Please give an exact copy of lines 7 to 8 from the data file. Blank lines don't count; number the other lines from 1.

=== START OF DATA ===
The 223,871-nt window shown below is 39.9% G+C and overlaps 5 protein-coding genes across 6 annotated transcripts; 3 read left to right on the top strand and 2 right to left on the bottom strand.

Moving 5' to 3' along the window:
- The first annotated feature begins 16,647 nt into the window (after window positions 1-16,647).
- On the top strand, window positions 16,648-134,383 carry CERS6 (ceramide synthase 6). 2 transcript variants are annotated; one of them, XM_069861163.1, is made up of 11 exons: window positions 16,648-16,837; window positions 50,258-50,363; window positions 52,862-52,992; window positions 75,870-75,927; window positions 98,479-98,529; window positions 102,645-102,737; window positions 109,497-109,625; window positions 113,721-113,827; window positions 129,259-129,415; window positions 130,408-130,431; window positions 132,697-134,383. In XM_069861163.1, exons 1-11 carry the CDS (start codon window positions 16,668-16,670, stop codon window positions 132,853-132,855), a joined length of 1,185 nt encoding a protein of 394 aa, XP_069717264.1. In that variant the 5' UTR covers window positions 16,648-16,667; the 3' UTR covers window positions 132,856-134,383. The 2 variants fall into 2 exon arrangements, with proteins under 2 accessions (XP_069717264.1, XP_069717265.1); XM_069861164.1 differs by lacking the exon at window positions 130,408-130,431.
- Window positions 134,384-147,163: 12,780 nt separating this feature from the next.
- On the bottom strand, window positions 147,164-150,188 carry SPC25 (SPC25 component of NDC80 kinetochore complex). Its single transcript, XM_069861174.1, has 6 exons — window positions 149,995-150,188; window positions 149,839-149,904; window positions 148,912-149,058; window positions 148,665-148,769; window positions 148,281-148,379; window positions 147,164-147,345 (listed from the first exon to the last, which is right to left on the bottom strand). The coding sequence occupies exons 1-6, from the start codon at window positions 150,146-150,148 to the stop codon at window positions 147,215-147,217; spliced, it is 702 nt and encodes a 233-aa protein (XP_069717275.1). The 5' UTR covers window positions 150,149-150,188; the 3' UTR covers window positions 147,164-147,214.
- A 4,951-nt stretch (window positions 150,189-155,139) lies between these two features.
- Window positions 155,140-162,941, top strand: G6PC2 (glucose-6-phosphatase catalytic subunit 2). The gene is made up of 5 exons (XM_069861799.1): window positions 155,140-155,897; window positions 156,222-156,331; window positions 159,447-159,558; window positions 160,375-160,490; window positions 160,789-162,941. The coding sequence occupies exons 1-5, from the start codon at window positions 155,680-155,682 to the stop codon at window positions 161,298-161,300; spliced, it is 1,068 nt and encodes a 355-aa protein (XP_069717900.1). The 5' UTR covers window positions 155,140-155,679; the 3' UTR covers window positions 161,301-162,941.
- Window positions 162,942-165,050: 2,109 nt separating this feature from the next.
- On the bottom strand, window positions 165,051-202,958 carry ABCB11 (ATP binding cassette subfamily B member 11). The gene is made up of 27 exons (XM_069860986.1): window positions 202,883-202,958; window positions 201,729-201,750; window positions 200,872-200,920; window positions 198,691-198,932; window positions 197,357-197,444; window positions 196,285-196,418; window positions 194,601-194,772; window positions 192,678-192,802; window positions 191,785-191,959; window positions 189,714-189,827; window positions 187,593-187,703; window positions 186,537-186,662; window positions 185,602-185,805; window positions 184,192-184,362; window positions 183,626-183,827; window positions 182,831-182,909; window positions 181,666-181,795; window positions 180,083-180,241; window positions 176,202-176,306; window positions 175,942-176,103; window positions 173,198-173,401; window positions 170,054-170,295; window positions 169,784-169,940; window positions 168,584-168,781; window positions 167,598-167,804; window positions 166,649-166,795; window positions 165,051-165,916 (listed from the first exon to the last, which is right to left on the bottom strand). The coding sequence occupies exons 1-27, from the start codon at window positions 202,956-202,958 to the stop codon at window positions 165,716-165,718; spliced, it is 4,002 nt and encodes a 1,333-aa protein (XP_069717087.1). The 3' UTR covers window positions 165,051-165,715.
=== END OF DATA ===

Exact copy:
- A 4,951-nt stretch (window positions 150,189-155,139) lies between these two features.
- Window positions 155,140-162,941, top strand: G6PC2 (glucose-6-phosphatase catalytic subunit 2). The gene is made up of 5 exons (XM_069861799.1): window positions 155,140-155,897; window positions 156,222-156,331; window positions 159,447-159,558; window positions 160,375-160,490; window positions 160,789-162,941. The coding sequence occupies exons 1-5, from the start codon at window positions 155,680-155,682 to the stop codon at window positions 161,298-161,300; spliced, it is 1,068 nt and encodes a 355-aa protein (XP_069717900.1). The 5' UTR covers window positions 155,140-155,679; the 3' UTR covers window positions 161,301-162,941.